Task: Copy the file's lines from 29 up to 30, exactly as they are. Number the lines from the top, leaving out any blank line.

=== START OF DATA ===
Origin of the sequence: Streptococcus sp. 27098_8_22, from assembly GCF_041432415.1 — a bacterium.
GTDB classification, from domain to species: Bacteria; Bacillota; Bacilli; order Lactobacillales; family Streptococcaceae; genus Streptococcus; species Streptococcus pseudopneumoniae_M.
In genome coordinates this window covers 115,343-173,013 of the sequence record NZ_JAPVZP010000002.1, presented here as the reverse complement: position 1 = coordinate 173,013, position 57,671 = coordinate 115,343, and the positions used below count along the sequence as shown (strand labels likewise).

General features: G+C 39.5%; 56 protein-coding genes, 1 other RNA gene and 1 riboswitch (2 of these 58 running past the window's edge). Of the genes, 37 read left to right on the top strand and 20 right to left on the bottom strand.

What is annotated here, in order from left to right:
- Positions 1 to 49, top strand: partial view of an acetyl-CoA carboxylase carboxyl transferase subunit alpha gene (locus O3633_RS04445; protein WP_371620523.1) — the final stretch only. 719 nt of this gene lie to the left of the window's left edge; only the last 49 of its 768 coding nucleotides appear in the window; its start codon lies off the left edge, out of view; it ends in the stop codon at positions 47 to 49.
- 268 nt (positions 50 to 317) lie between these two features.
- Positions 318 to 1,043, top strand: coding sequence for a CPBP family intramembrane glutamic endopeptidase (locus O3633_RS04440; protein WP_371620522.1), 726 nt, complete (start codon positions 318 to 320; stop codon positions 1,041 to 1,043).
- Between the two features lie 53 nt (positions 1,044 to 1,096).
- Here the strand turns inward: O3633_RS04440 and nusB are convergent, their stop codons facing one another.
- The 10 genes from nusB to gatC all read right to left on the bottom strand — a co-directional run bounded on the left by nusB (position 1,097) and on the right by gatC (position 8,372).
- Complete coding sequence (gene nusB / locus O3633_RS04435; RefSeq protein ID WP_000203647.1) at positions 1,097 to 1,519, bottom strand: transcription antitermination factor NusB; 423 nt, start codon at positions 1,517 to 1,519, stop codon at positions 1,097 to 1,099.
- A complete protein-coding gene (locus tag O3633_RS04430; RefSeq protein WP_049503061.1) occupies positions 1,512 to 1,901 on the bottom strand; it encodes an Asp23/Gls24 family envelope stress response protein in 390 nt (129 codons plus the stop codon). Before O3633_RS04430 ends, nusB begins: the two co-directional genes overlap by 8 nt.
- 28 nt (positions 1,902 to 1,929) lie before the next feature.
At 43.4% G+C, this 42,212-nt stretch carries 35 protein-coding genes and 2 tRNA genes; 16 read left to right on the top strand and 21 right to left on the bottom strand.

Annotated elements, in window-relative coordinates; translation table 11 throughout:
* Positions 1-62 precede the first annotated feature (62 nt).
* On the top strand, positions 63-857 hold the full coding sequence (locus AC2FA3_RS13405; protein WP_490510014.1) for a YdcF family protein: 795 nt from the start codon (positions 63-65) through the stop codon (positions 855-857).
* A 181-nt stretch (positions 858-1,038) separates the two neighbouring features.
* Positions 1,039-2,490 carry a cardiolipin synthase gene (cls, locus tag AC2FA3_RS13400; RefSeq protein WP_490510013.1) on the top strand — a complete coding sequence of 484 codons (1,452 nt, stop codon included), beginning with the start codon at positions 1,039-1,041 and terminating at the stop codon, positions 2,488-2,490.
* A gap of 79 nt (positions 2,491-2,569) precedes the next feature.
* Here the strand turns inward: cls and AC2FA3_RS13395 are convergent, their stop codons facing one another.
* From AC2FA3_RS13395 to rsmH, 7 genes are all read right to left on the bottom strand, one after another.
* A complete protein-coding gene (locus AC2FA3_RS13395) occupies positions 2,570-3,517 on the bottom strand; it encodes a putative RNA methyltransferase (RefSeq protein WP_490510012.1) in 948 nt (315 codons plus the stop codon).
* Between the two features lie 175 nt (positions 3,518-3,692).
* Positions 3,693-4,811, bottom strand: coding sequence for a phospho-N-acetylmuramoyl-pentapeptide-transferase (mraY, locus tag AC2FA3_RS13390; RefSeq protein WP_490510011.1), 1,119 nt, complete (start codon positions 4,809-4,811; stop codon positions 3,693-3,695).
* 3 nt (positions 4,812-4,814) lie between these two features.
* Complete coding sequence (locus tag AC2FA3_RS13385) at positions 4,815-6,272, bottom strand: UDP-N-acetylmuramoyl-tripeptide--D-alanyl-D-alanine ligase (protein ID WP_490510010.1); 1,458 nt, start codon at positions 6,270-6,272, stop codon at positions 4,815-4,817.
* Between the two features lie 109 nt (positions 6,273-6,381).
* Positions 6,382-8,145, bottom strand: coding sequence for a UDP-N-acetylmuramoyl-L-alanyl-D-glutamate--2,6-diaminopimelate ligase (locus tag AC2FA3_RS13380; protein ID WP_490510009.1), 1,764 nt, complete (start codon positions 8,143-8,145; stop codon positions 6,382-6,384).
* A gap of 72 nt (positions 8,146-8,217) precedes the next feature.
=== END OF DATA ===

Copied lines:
* Between the two features lie 109 nt (positions 6,273-6,381).
* Positions 6,382-8,145, bottom strand: coding sequence for a UDP-N-acetylmuramoyl-L-alanyl-D-glutamate--2,6-diaminopimelate ligase (locus tag AC2FA3_RS13380; protein ID WP_490510009.1), 1,764 nt, complete (start codon positions 8,143-8,145; stop codon positions 6,382-6,384).